We expect software to be downloaded from the iTunes Store in the form of apps. Apple has too much invested in the iTunes ecosystem to move back to allowing third-party installation of software.

Having said that, if Apple does produce a device more powerful than an iPhone or iPod touch, and with a pen-input screen it would be a shame not to be able to run really high-end software such as Photoshop. Although we imagine if the Tablet is successful, companies such as Adobe will code specific versions for the device.

Q. What about Apple's own software?

A. Again, we don't know. The presence of iMovie, iPhoto, and GarageBand would make for a much more interesting device. Even more so if it ran Final Cut Express and Logic Express alongside pen-based input. Much of this depends on how powerful the device is, which in turn would affect the price (more on that later). We're sure these are questions Apple's thought long and hard about.

Q. What about other media?

Recent Apple patents show that Apple is considering an all-encompassing digital publishing arm to iTunes that pushes digital versions of books, magazines, newspapers, alongside the current offering of television shows, podcasts, and films. Current ebooks aren't powerful enough to handle this kind of versatility, and laptops aren't handheld. A tablet would be necessary to bring about this kind of digital revolution.

The Apple Tablet could take on both the ebooks and netbooks at the same time, while simultaneously enabling Apple to push forward the iTunes store into new areas.

Of course, we fully expect the device to run all media sold in the iTunes Store such as movies, TV shows, and music.

Q. Will you be able to multi-task between apps?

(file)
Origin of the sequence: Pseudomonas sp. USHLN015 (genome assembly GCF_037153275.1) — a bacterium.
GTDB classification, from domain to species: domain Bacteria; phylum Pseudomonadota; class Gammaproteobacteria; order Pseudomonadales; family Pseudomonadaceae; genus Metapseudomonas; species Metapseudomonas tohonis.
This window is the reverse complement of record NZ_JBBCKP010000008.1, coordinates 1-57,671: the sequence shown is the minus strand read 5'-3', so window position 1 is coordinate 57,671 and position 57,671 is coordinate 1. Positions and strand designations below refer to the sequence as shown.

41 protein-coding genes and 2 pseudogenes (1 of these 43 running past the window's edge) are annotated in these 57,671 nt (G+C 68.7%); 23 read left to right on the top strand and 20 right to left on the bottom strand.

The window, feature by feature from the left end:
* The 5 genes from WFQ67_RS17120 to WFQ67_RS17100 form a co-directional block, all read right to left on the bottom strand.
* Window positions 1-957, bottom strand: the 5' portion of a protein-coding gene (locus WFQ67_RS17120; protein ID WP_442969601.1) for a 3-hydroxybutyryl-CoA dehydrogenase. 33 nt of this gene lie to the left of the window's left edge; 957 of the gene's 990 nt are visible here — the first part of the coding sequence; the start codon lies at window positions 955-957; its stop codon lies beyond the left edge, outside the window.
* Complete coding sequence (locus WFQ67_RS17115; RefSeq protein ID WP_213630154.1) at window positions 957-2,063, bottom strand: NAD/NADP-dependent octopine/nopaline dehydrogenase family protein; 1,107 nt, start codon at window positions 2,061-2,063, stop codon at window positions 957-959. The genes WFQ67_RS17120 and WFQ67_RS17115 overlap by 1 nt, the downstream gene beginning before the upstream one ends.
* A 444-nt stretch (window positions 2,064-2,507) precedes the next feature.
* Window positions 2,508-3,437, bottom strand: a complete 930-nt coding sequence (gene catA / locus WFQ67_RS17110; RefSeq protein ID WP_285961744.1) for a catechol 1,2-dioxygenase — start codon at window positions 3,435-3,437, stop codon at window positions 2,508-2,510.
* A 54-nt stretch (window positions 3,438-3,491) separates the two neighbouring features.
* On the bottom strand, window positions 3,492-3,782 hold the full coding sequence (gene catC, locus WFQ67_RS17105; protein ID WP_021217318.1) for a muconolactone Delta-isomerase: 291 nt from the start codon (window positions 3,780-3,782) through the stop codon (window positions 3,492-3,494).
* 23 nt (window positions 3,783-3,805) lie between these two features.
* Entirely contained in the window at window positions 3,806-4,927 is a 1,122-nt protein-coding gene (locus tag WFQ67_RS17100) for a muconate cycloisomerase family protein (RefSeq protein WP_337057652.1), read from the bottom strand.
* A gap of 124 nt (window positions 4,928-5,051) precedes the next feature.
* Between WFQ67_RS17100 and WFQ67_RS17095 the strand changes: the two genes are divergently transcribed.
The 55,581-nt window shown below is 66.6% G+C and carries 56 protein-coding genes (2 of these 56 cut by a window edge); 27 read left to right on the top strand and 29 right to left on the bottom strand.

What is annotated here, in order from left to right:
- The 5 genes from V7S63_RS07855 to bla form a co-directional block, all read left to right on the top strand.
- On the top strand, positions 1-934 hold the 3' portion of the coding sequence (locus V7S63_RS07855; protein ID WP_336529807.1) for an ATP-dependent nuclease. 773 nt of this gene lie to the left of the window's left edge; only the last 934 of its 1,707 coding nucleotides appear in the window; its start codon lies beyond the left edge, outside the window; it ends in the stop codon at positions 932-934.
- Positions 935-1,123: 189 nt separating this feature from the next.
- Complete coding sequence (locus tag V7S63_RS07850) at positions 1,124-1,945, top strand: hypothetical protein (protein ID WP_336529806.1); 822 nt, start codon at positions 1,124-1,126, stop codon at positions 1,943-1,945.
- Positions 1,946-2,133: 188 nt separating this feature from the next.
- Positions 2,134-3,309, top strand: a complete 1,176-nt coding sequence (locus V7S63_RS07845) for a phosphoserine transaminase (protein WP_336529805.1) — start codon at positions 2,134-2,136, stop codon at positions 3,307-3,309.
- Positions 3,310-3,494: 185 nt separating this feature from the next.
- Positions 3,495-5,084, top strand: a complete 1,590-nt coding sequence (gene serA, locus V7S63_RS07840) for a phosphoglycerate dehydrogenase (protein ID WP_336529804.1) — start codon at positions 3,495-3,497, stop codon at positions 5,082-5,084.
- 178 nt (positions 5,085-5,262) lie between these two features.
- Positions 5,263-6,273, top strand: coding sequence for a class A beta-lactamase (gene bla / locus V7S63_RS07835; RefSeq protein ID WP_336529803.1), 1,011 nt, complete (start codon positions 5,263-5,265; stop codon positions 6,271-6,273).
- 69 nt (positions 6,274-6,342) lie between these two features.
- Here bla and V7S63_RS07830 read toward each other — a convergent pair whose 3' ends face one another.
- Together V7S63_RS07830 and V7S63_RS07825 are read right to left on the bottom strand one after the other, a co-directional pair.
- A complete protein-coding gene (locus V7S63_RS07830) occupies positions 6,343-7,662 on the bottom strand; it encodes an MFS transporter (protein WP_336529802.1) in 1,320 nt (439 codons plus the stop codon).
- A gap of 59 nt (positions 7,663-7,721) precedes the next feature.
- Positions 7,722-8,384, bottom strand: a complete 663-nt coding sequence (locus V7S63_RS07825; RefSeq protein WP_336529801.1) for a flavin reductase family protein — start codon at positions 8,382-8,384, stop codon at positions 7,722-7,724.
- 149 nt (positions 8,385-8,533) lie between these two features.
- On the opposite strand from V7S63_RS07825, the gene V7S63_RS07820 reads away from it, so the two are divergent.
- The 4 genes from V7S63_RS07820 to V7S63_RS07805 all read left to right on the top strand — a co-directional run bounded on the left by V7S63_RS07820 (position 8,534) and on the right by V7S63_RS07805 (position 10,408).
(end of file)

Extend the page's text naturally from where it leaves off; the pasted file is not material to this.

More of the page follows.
A. We certainly hope so. Mind you, we're hoping for this functionality soon on the iPhone as well.

Q. What other controls will there be?

A. Much depends on the design. It could feature the home button, volume controls, and sleep/wake up button from the iPhone. We're not sure how much sense these make on a tablet device, especially the Home button which really is to enable you to traverse between apps without the presence of multi-tasking or a dock. In some ways changes to the physical design depend on how much is changed to the interface design.

Q. What will the interface look like?

A. Macworld has mocked up iPhones to a 9 and 10in screen and you'd be surprised how big and ungainly the regular iPhone interface looks when oversized. Especially the keyboard (which we'll come to next). So we wouldn't be surprised to find a redesigned and slightly different interface.

Something between an iPhone and Mac interface would be likeable, although we don't think the multiple windows and Menu bar style-design of Mac OS X would sit comfortably on such a small screen. We're imagining an iPhone style interface with a vastly improved virtual keyboard.

Q. Will it have a physical keyboard?

A. Almost certainly not. That would make it a laptop or netbook and Apple has referred to netbooks as "junky" because they have cramped keyboards.

Q. What will the virtual keyboard be like?

A. The iPhone / iPod touch keyboard is designed to work effectively in a small space. If you size it up in Photoshop it suddenly looks a tad ridiculous with too many gaps and not enough keys. If it has a virtual keyboard we expect it to be a bit more similar to the regular Mac keyboard.

Having said that, we doubt if you'll find it an effective enough replacement for the physical keys on the MacBook. Whatever else the Tablet may be amazing at, we doubt if it'll be good for intensive text-based work (such as writing up papers, or articles such as this one). For that sort of work you'd be better off investing in a MacBook.

Q. Any other interface tricks?

A. Patents point to a device that will recognise pen input, as well as finger input. This will transform image editing apps and ensure that more detailed work is a possibility. But whether this translates to handwriting recognition is another matter. Apple introduced handwriting recognition on the Newton (the project Steve Jobs famously canned immediately upon his return to Apple). Handwriting recognition was commonplace on PDAs, but was never really accurate enough to be a beginner-proof system (you really had to learn special squiggles to get it working effectively).